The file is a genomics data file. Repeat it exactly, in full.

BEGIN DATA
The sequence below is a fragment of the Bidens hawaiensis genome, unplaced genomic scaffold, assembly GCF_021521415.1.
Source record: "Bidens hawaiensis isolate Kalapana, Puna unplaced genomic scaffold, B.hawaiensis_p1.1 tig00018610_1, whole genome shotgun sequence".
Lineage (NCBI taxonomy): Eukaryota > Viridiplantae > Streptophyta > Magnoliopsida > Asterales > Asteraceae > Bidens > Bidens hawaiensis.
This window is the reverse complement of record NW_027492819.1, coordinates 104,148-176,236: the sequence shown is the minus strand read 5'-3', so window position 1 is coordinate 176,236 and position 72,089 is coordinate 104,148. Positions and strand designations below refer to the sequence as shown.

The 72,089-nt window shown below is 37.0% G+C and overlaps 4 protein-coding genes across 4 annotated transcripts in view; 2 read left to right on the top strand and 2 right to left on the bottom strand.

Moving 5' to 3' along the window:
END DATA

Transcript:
The sequence below is a fragment of the Bidens hawaiensis genome, unplaced genomic scaffold, assembly GCF_021521415.1.
Source record: "Bidens hawaiensis isolate Kalapana, Puna unplaced genomic scaffold, B.hawaiensis_p1.1 tig00018610_1, whole genome shotgun sequence".
Lineage (NCBI taxonomy): Eukaryota > Viridiplantae > Streptophyta > Magnoliopsida > Asterales > Asteraceae > Bidens > Bidens hawaiensis.
This window is the reverse complement of record NW_027492819.1, coordinates 104,148-176,236: the sequence shown is the minus strand read 5'-3', so window position 1 is coordinate 176,236 and position 72,089 is coordinate 104,148. Positions and strand designations below refer to the sequence as shown.

The 72,089-nt window shown below is 37.0% G+C and overlaps 4 protein-coding genes across 4 annotated transcripts in view; 2 read left to right on the top strand and 2 right to left on the bottom strand.

Moving 5' to 3' along the window: